Senckenbergiana lethaea

, Volume 80, Issue 1, pp 59–65 | Cite as

A new raptor-like bird from the Lower Eocene of North America and Europe

  • Gerald Mayr


Tynskya eocaena n. gen. n. sp. is described from Lower Eocene deposits of the Green River Formation (Wyoming, USA). The species is characterized by a distinctive morphology of the tarsometatarsus. AlthoughTynskya eocaena resembles the Lower and Middle Eocene PseudasturidaeMayr 1998 and some recent strigiform and falconiform birds in several aspects, it has not been possible to find derived characters which convincingly support a classification of this species into one of the known higher avian taxa. Birds closely related toTynskya eocaena have also been found in the Lower Eocene London Clay of Walton-on-the-Naze (Essex, England) and give a further example of the great similarity between the early Eocene avifauna of North America and Europe.

Key words

Aves raptor-like bird Tynskya eocaena Lower Eocene Tertiary Green River Formation Wyoming 

Ein neuer raubvogelähnlicher Vogel aus dem unteren Eozän von Nordamerika und Europa


Tynskya eocaena n. gen. n. sp. wird aus untereozänen Ablagerungen der Green River Formation (Wyoming, USA) beschrieben. Die Art ist durch einen kennzeichnenden Bau des Tarsometatarsus charakterisiert. ObwohlTynskya eocaena den unter- und mitteleozänen PseudasturidaeMayr 1998 und einigen rezenten strigiformen und falconiformen Vögeln hinsichtlich verschiedener Merkmale ähnelt, konnten keine abgeleiteten Merkmale gefunden werden, die eine Klassifikation dieser Art in eines der bekannten höheren Vogel-Taxa überzeugend unterstützen. MitTynskya eocaena nahe verwandte Vögel wurden auch im unterem Eozän des London Clay von Walton-on-the-Naze (Essex, England) gefunden und geben ein weiteres Beispiel für die große Übereinstimmung zwischen der frühtertiären Avifauna von Nordamerika und Europa.


Unable to display preview. Download preview PDF.

Unable to display preview. Download preview PDF.


  1. Baumel, J. J. &Witmer, L. M. (1993): Osteologia. — In: J. J.Baumel, A. S.King, J. E.Breazile, H. E.Evans & J. C.Vanden Berge [Eds], Handbook of avian anatomy: Nomina Anatomica Avium. — Publications of the Nuttall Ornithological Club,23: 45–132, 18 text-figs; Cambridge/Mass.Google Scholar
  2. Cracraft, J. (1981): Toward a phylogenetic classification of the recent birds of the world (Class Aves). — Auk,98: 681–714; Washington/D.C.Google Scholar
  3. Cracraft, J. (1988): The major clades of birds. — In:M. J. Benton [Ed.], The Phylogeny and Classification of the Tetrapods, Vol. 1: Amphibians, Reptiles, Birds: 339–361, 1 text-fig.; Oxford (Clarendon Press).Google Scholar
  4. Feduccia, A. (1996): The Origin and Evolution of birds. — 1–420, many text-figs and tabs; New Haven, London (Yale University Press).Google Scholar
  5. Harrison, C. J. O. (1982): A new tiny raptor from the Lower Eocene of England. — Ardea,70: 77–80, 2 text-figs; Leiden.Google Scholar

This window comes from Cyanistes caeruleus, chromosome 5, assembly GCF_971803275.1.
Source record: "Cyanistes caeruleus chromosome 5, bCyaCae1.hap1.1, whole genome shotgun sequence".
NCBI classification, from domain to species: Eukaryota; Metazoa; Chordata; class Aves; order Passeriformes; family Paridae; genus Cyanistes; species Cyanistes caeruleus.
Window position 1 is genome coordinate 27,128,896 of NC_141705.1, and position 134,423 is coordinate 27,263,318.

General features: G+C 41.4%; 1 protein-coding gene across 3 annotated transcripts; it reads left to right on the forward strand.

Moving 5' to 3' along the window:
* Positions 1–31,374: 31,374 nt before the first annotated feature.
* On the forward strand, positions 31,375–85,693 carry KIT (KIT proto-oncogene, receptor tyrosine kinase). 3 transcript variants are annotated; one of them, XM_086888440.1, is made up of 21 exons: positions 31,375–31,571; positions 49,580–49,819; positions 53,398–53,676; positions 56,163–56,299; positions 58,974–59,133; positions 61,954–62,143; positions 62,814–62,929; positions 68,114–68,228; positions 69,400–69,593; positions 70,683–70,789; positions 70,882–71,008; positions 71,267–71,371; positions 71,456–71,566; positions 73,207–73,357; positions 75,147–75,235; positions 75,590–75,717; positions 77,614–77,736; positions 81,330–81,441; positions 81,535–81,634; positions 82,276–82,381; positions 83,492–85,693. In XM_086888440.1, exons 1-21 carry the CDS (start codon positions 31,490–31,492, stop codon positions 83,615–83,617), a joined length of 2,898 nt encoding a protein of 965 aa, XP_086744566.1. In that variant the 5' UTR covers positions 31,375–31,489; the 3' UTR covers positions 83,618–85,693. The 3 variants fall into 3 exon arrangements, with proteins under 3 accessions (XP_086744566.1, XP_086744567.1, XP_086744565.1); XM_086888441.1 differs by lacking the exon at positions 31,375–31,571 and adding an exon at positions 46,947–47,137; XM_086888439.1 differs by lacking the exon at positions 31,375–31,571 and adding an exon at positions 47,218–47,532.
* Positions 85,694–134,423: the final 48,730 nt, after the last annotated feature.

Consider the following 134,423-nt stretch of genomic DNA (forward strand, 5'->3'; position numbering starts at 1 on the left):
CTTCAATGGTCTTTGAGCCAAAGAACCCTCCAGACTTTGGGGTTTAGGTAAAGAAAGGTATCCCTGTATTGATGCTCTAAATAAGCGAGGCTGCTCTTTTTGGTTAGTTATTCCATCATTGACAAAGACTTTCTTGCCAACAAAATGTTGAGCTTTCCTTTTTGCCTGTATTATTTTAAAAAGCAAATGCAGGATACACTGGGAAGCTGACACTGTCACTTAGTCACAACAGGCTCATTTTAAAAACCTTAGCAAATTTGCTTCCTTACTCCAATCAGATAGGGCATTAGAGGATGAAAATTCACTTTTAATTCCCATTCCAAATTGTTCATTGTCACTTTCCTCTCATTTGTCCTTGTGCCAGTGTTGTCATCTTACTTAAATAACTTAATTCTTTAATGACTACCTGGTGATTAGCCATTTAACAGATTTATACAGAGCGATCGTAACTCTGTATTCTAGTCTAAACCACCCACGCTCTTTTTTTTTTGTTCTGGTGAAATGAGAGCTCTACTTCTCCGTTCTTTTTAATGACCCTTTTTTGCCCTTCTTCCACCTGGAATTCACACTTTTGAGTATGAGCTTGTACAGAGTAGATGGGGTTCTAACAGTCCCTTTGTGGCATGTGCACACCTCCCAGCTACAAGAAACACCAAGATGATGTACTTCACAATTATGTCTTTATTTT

6. Harrison, C. J. O. (1984): Further additions to the fossil birds of Sheppey: A new Falconid and three small Rails. — Tertiary Research,5 (4): 179–187, 4 text-figs; Leiden.Google Scholar
  7. Harrison, C. J. O. &Walker, C. A. (1979): Birds of the British Middle Eocene. — Tertiary Research, Special Paper,5: 19–27, 1 pl.; Rotterdam.Google Scholar
  8. Houde, P. (1988): Palaeognathous birds from the early Tertiary of the Northern Hemisphere. — Publications of the Nuttall Ornithological Club,22: 1–148, 41 text-figs, 27 tabs; Cambridge/Mass.Google Scholar
  9. Martin, L. D. &Black, C. C. (1972): A New Owl from the Eocene of Wyoming. — Auk,89 (4): 887–888, 1 text-fig.; Washington/D.C.Google Scholar
  10. Mayr, G. (1998): A new family of Eocene zygodactyl birds. — Senckenbergiana lethaea,78 (1/2): 199–209, 12 text-figs, 3 tabs; Frankfurt am Main.CrossRefGoogle Scholar
  11. Mayr, G. &Peters, D. S. (1998): The mousebirds (Aves: Coliiformes) from the Middle Eocene of Grube Messel (Hessen, Germany). — Senckenbergiana lethaea,78 (1/2): 179–197, 5 text-figs, 9 tabs, 4 pls; Frankfurt am Main.CrossRefGoogle Scholar
  12. Mourer-Chauviré, C. (1994): A large owl from the Palaeocene of France. — Palaeontology,37 (2): 339–348, 2 text-figs, 2 tabs, 1 pl.; London.Google Scholar
  13. Rich, P. V. &Bohaska, D. J. (1976): The World’s Oldest Owl: A New Strigiform from the Paleocene of Southwestern Colorado. — Smithsonian Contributions to Paleobiology,27: 87–93, 3 text-figs, 1 pl.; Washington/D.C.Google Scholar
  14. Steinbacher, G. (1935): Funktionell-anatomische Untersuchungen an Vogelfüßen mit Wendezehen und Rückzehen. — Journal of Ornithology,83 (2): 214–282, 33 text-figs; Berlin.CrossRefGoogle Scholar
  15. Stephan, B. (1992): Vorkommen und Ausbildung der Fingerkrallen bei rezenten Vögeln. — Journal of Ornithology,133 (3): 251–277, 1 text-fig., 12 tabs; Berlin.CrossRefGoogle Scholar
  16. Wetmore, A. (1938): Another Fossil Owl from the Eocene of Wyoming. — Proceedings of the United States National Museum,85 (3031): 27–29, 2 text-figs; Washington/D.C.Google Scholar

Copyright information

© E. Schweizerbart’sche Verlagsbuchhandlung 2000

Authors and Affiliations

  • Gerald Mayr
    • 1
  1. 1.Forschungsinstitut Senckenberg, Sektion OrnithologieFrankfurt am MainGermany

Personalised recommendations